[00:07:51] Alexander: Now, I know there are Global organizations that have this, let’s say, a little bit like arrogant view [00:08:00] on local people. And there is these local people who have a little bit of a victim mindset compared to the [00:08:10] global people. I hope you don’t fall into this trap. Don’t become a victim and don’t become [00:08:20] arrogant.

[00:08:20] Alexander: NISA is very helpful. In the end, you all have the same mission. You want to make sure that [00:08:30] your new medications get to the to the patients who need them. So, please do work together. And [00:08:40] if you are working at a CRO, it is definitely helpful for you to understand that There’s [00:08:50] global organizations and there are local organizations.

[00:08:53] Alexander: And sometimes they don’t communicate to each other. And very often [00:09:00] local organizations have no support in terms of statistics, which I find is a disaster because [00:09:10] that’s where a lot of the communication between pharma companies and. The practicing physicians work. And if [00:09:20] that goes south at that point, well, there are no statisticians who can save that in terms of explaining [00:09:30] the data, explaining the results, explaining why the study was designed that way and not the other way.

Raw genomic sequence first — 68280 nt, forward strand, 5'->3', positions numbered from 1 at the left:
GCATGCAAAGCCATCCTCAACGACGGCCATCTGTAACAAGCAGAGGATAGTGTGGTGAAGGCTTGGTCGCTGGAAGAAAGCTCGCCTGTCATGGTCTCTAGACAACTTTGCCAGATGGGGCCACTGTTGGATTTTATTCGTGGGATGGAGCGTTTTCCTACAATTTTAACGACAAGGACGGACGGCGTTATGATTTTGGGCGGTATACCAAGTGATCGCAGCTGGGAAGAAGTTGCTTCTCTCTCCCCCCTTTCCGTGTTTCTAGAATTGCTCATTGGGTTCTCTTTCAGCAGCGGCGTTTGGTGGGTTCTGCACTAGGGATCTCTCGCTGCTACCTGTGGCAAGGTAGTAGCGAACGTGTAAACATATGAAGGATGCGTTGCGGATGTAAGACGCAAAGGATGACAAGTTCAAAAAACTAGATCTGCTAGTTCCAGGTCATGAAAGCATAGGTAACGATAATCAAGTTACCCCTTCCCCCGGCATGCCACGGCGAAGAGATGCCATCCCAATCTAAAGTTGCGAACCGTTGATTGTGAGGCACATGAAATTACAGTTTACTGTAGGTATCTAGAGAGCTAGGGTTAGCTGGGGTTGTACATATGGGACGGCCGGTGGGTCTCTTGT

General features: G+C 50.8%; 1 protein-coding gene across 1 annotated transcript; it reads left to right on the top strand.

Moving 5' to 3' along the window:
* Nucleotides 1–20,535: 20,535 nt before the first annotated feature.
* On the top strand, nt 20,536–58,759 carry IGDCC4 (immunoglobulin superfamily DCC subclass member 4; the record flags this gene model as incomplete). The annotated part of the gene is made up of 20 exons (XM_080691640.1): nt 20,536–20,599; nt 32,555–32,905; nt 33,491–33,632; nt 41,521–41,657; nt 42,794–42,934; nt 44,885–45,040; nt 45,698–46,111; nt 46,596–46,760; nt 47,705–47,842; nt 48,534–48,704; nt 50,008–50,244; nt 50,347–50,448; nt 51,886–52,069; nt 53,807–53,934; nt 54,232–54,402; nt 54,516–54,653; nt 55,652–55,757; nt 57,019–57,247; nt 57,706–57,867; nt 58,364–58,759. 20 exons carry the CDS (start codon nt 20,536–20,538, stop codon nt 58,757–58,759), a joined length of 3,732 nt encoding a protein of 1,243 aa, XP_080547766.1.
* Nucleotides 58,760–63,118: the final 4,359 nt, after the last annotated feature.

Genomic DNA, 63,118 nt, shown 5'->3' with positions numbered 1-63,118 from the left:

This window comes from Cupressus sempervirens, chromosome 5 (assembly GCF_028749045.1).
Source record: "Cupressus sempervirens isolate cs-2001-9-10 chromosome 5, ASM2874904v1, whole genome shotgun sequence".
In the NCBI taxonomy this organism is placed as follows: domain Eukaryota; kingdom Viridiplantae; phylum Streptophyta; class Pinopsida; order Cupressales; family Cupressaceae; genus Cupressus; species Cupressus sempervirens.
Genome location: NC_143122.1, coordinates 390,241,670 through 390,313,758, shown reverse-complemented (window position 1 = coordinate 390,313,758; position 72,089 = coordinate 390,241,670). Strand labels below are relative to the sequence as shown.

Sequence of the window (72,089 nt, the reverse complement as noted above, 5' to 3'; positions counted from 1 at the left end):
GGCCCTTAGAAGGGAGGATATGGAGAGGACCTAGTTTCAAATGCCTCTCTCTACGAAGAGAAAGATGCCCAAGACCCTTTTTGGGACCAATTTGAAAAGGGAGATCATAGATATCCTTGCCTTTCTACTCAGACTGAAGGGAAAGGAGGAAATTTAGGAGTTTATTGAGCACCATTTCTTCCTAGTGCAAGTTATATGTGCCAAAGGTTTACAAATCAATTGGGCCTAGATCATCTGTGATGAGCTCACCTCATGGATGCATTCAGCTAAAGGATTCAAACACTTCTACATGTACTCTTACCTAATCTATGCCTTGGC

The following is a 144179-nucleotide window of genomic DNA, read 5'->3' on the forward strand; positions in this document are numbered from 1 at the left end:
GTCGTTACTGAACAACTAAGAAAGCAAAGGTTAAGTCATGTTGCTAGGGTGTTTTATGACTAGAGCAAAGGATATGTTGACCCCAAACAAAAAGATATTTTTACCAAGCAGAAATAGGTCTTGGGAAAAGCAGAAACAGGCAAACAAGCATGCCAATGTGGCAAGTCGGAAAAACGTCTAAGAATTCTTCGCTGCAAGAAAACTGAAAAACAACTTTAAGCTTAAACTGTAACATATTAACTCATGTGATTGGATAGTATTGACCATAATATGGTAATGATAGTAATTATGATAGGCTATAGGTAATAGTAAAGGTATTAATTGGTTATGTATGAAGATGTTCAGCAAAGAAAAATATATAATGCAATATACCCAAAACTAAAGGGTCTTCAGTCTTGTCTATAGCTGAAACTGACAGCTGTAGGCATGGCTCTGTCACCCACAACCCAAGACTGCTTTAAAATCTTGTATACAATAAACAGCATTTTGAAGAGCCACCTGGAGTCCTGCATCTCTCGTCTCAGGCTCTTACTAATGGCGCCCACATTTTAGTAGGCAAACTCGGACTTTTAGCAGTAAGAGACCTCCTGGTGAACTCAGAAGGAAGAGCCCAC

[00:09:38] Alexander: All these different [00:09:40] things that we. care about in terms of making sure that evidence is understood and that evidence is used in the right way. [00:09:50] All that can go south at this last mile to the treating physician and to the patient. And I [00:10:00] think this is really a pity. You know, we can have The best regulatory reports, great publications, but [00:10:10] let’s face it, physicians and patients don’t access these, at least most, yeah.

[00:10:18] Alexander: Some key opinion [00:10:20] leaders will read the publications, but most of the physicians will never ever read any paper. Maybe they see an abstract here or [00:10:30] a poster there, but most will never ever read all the papers. They just don’t have the time. So, they rely on other channels of [00:10:40] communications. And here is where we can have a big impact.

[00:10:44] Alexander: But only if we make the connections. So, if you’re working in a global [00:10:50] organization, reach out to local. And if you’re working in a local organization, reach out to global. And Please make sure that in this [00:11:00] last mile, where the information travels, we have statisticians to answer questions, to provide [00:11:10] explanations, and make sure that our evidence is communicated well.

[00:11:15] Alexander: If you like the effective statistician and what I’m talking about here, then [00:11:20] please do share that with your colleagues, with your peers. It means a lot to me if we more spread the world and [00:11:30] that we make sure that we as an overall community become more effective. Because I very truly believe that the [00:11:40] more effective we are as a community, The better we will have evidence in the right place, at the right time, in the right format to make the right decisions [00:11:50] for patients.